The elegant Greek Club in the heart of downtown Cairo has hosted many joyful society events over the years, but the 30 or so editors and leading journalists who gathered there on Monday for the inaugural meeting of the Egyptian Editors Association were not in a cheerful mood.
They met to kick off a debate about the collapse of ethical and independent journalism in the wake of the popular revolt against Mohammed Morsi, the country’s first democratically elected President, who was ousted on June 30th last year.
Six months on and with a new constitution safely confirmed by popular vote – including three precious articles protecting free speech and press freedom – the journalists were meeting to analyse what happened to the revolution’s promise of press freedom and pluralism.
After the removal of President Hosni Mubarak and his repressive regime in 2011 there was unprecedented optimism about the scope for resurgent journalism, media diversity and a new era of free speech. Three years later the dream is on hold.
The election of Morsi, despite its electoral symbolism, did not mark a moment for pushing ahead with the democratic transformation of Egypt. Indeed, for many in the country, including inside media, it revealed new threats.
Having overthrown Mubarak’s police state, many people became fearful that their hard-won democracy would give way to creeping religious fascism represented by Morsi and his Muslim Brotherhood supporters.
As a result, many journalists, including some of the iconic media leaders of the revolution – such as broadcaster ONTV and the daily Al-Masry Al Youm – became foot-soldiers in a continuing battle to save the soul of their revolution.
This was no orchestrated conspiracy, but rather a coming together of like minds. Journalists and editors from both state and independent media were equally alarmed and unnerved by the threats to the revolution posed by the Morsi regime.
In the turbulent weeks after he was removed independent media on all sides drifted into a new role – as key players in a broad political front with the state, the military, the judiciary, and the police. Notions of independent journalism were suspended and replaced by partisan reporting laced with patriotism.
This change of direction inside journalism and the perceived loss of objectivity has bewildered media observers outside the country.
And the media crisis is particularly felt by foreign journalists who now find Cairo a threatening and hostile place. Some readers will know about 20 journalists, most from Al Jazeera, have been arrested and face a range of charges. Some are in jail awaiting trial and there is a global campaign clamouring for their release.
In this confused and threatening landscape the journalists at the Greek Club, a rich mix of professionals from across all platforms – radio, television, web and print – as well as from both public and private sectors, spent the day, as one speaker put it, “raising the alarm” for press freedom and journalism.
They discussed how media had been hijacked in support of the “popular dictatorship,” which, in truth, journalists themselves have played a role in creating. They noted how the young reporters and editors, given their heads in the wake of the removal of Mubarak, have been reined in; how advertising agencies and intrusive owners are calling the editorial shots.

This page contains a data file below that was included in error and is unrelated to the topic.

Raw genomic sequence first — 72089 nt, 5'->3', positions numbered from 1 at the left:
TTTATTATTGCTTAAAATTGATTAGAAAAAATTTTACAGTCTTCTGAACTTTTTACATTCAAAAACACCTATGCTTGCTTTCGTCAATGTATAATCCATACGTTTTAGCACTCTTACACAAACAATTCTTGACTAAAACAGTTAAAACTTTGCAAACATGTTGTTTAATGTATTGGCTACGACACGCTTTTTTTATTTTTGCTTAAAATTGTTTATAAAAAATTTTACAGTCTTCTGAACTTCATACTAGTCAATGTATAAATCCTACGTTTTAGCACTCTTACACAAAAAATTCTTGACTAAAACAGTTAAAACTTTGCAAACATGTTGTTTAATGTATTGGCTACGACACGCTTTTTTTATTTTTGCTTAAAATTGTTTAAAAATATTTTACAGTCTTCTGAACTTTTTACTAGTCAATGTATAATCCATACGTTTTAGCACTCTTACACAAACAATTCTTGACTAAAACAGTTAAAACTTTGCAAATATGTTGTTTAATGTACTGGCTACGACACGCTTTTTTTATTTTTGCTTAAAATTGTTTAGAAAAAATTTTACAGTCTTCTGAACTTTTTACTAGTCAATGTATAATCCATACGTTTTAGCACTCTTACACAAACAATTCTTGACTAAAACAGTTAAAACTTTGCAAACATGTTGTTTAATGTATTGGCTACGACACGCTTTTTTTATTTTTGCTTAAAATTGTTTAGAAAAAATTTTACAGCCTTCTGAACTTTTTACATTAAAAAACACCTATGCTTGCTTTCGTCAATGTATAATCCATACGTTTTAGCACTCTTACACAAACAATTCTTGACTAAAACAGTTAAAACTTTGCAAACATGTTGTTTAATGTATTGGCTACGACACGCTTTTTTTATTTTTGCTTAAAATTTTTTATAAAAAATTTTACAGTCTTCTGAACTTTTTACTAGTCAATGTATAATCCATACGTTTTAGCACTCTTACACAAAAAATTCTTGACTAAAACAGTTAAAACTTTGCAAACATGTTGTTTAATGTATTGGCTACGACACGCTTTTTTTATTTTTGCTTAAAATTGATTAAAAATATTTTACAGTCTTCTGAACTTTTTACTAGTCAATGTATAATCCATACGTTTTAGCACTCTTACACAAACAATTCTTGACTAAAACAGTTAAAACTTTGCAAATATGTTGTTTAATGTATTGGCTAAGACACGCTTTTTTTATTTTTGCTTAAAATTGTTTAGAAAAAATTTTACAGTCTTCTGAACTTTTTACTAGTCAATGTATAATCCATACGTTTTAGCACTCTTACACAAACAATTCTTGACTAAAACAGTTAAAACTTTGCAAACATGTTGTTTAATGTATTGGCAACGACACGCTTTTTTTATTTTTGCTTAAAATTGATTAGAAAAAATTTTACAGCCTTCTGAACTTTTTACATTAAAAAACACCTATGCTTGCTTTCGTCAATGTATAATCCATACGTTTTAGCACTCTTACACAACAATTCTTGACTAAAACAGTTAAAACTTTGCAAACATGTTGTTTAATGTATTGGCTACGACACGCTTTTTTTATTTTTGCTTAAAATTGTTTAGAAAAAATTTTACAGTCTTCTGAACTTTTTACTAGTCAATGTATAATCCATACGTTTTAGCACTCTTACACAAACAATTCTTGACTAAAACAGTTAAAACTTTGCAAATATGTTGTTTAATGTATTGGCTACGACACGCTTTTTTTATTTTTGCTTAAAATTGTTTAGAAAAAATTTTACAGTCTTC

They considered how national voice in defence of the revolution has overwhelmed professional voice and some notional objectivity inside journalism.
Isn’t this what happened to mainstream American journalism after the September 11 attacks, it was said, when media had suspended temporarily notions of balance and objectivity after the terrorist strikes on New York and Washington in 2001? Perhaps, but no-one is celebrating that the rhetoric of George W. Bush’s war on terror – “you are either with us or you are against us” – has taken hold in Cairo.
For most journalists the “national interest” is a wretched excuse for propaganda, deceptive handling of the truth and editorial malice, but it is often the reason that has been used in Egypt recently to explain media behaviour.
Many of the journalists did not have much sympathy for Al Jazeera, whose Egyptian station Mubasher has come in for particularly criticism for biased journalism in favour of the Muslim Brotherhood and Qatari policy in the region.
Nevertheless, by the end of the day the mood in the Greek club began to lighten as the meeting discussed how to change direction and get back to basics — ethics, pluralism and professional journalism. They will support the newly-created Egyptian Association of Editors and organise more debates and discussions.
They will also support efforts to create a genuinely independent self-regulator for Egyptian media and organise fresh actions to improve levels of transparency and good governance inside media.
Other struggles lie ahead, of course, not least the battle over a new media law which is likely to emerge later this year after presidential and parliamentary elections. And there remains the challenge of reforming the vast network of government-owned media including newspapers like Al-Ahram and Egyptian Radio and Television Union, which operates more than 20 television and radio stations.
But these can wait for now. It is enough that journalists and editors have broken their silence over the media crisis. It is a small beginning and nothing is certain, but Egyptian journalists are getting back on track.
For more information on the Egyptian Editors Association contact Tarek Atia who is the Director of the Media Development group EMDP.
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Photo credit: Flickr CC Ashraf Omar